The Owl You Probably Never Heard Of

California Wildlife CenterBy California Wildlife Center      November 12, 2021

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The Owl You Probably Never Heard Of
The Common Poorwill’s gray and black mottled pattern blends in perfectly with the ground cover.
Around this time each year, the California Wildlife Center (CWC) begins to get calls from the public about orphaned baby owls. It is not the season for baby owls, so what rescuers have actually found are rarely seen, highly camouflaged, evening dwelling adult Common Poorwills. Common Poorwills are slightly smaller than doves and active in the evening when they are seeking out flying insects. While in flight, the birds open their large mouths and gulp them down. During the day, they hang out on the ground and are protected only by their camouflage. The grey and black mottled pattern blends in perfectly with the ground cover. Common Poorwills go into torpor, a type of mini-hibernation, during the day when they can be vulnerable to humans who think they are helpless, groggy baby owls. This happens a few times during the year. We usually give the birds who are brought to us in this situation a thorough exam and then release them when it is dark. Unfortunately, this was not the case for our most recent Poorwill patient from Monrovia via our friends at Pasadena Humane. On October 21st, a dedicated volunteer transporter from Pasadena Humane drove all the way to our center in Calabasas with a Common Poorwill that had a laceration on one wing and some blood in his mouth. Did this bird have an aerial collision? Was it another victim of a cat attack? We couldn’t really tell. The wounds had been cleaned by the staff at Pasadena Humane who also prescribed anti-inflammatory medicine and antibiotics. These meds will continue until the patient’s wounds are healed. The next step for this Common Poorwill will be spending some time in one of our aviaries to acclimate to the weather outside and build flight muscles back. During the entire time in care, Common Poorwills must be hand-fed frozen crickets and formula every two hours from 8 a.m.-7 p.m. These birds do not eat on their own in captivity due to the highly specialized way they hunt for insects. CWC received 16 Common Poorwills in 2020, and 11 so far this year. They belong to the unique looking Caprimulgidae family of birds commonly referred to as nightjars, whip-poor-wills, and goatsuckers! Because they are insectivores and insects can be hard to find in the cold, Caprimulgids can go into torpor when temperatures are harsh. While the normal body temperature for a bird this size is 104°, Common Poorwills can lower their body temperatures to 41° Fahrenheit! They are able reduce their oxygen intake by 90 percent, allowing them to use much less energy. If you come across a Common Poorwill in need while you are in an urban/suburban habitat, place the bird in a box with holes, close it up, and call CWC at (310) 458-WILD immediately. If you see one on the ground while hiking, it is best to leave them alone as they may only be resting up and getting ready for nighttime insect hunting! To volunteer or donate to the California Wildlife Center: cawildlife.org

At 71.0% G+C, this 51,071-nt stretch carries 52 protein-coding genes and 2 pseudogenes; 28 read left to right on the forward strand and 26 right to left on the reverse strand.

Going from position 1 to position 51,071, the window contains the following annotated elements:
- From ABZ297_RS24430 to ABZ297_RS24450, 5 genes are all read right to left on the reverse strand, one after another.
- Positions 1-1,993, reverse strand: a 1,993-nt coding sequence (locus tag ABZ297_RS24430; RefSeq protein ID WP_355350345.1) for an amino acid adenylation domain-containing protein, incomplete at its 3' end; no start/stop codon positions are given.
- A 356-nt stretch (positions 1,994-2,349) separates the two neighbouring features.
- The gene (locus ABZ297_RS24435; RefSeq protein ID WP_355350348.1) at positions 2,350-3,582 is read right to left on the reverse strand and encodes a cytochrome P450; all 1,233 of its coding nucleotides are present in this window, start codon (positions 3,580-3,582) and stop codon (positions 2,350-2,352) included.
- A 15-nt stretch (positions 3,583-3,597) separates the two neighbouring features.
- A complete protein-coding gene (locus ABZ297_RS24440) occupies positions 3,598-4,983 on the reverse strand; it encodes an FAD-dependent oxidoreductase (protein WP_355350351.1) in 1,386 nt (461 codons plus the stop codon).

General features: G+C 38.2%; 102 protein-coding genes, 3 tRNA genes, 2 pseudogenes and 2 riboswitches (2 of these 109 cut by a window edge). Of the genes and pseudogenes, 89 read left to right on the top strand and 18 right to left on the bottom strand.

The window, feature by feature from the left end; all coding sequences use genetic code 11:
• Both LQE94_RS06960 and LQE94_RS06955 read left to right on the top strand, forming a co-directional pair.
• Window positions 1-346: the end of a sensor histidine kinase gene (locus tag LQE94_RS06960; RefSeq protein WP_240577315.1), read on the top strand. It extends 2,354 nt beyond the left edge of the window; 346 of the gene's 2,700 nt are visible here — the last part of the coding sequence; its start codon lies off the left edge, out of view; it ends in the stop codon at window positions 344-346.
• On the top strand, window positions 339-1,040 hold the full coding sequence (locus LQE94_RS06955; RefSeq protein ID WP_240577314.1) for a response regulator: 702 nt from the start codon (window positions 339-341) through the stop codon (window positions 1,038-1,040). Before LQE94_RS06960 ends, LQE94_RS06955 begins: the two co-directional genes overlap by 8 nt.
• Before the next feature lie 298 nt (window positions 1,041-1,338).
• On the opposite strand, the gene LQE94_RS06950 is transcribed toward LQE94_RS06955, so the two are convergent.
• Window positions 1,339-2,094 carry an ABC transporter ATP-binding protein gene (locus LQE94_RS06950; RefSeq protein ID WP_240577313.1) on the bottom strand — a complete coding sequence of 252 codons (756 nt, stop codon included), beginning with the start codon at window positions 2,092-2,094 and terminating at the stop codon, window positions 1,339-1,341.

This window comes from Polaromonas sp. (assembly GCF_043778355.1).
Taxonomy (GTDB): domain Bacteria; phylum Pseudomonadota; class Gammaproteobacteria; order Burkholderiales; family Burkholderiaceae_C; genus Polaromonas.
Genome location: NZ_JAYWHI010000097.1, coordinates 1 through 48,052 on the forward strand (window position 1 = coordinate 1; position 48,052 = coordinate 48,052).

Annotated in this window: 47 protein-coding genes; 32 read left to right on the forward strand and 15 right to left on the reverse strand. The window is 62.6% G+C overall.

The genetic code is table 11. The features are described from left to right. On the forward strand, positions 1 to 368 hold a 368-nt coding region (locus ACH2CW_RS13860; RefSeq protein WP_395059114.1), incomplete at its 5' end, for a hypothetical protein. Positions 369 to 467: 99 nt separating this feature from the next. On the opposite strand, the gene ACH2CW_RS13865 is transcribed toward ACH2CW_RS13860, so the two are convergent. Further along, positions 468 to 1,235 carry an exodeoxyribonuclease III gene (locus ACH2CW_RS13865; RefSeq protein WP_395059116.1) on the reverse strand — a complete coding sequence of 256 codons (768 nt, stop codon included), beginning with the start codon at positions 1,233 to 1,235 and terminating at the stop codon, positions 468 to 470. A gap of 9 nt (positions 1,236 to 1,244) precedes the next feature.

A close-up view of the Common Poorwill’s camouflage.
These birds are insectivores and hunt at night. While in flight, they open their large mouths and gulp them down.

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